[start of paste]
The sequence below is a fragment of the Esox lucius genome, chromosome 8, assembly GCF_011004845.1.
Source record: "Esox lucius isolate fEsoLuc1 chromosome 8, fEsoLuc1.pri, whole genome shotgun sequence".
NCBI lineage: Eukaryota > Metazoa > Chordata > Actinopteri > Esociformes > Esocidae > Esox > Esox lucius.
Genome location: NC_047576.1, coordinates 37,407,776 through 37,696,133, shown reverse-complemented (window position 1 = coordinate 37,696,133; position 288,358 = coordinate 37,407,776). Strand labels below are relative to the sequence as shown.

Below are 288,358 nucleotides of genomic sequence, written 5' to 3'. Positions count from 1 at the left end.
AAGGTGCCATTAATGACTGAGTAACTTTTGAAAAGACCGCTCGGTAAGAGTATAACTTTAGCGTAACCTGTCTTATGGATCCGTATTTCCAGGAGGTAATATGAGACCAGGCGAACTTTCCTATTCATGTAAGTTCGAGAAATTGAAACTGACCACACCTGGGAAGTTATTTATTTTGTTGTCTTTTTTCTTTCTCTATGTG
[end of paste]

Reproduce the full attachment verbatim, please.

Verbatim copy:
The sequence below is a fragment of the Esox lucius genome, chromosome 8, assembly GCF_011004845.1.
Source record: "Esox lucius isolate fEsoLuc1 chromosome 8, fEsoLuc1.pri, whole genome shotgun sequence".
NCBI lineage: Eukaryota > Metazoa > Chordata > Actinopteri > Esociformes > Esocidae > Esox > Esox lucius.
Genome location: NC_047576.1, coordinates 37,407,776 through 37,696,133, shown reverse-complemented (window position 1 = coordinate 37,696,133; position 288,358 = coordinate 37,407,776). Strand labels below are relative to the sequence as shown.

Below are 288,358 nucleotides of genomic sequence, written 5' to 3'. Positions count from 1 at the left end.
AAGGTGCCATTAATGACTGAGTAACTTTTGAAAAGACCGCTCGGTAAGAGTATAACTTTAGCGTAACCTGTCTTATGGATCCGTATTTCCAGGAGGTAATATGAGACCAGGCGAACTTTCCTATTCATGTAAGTTCGAGAAATTGAAACTGACCACACCTGGGAAGTTATTTATTTTGTTGTCTTTTTTCTTTCTCTATGTG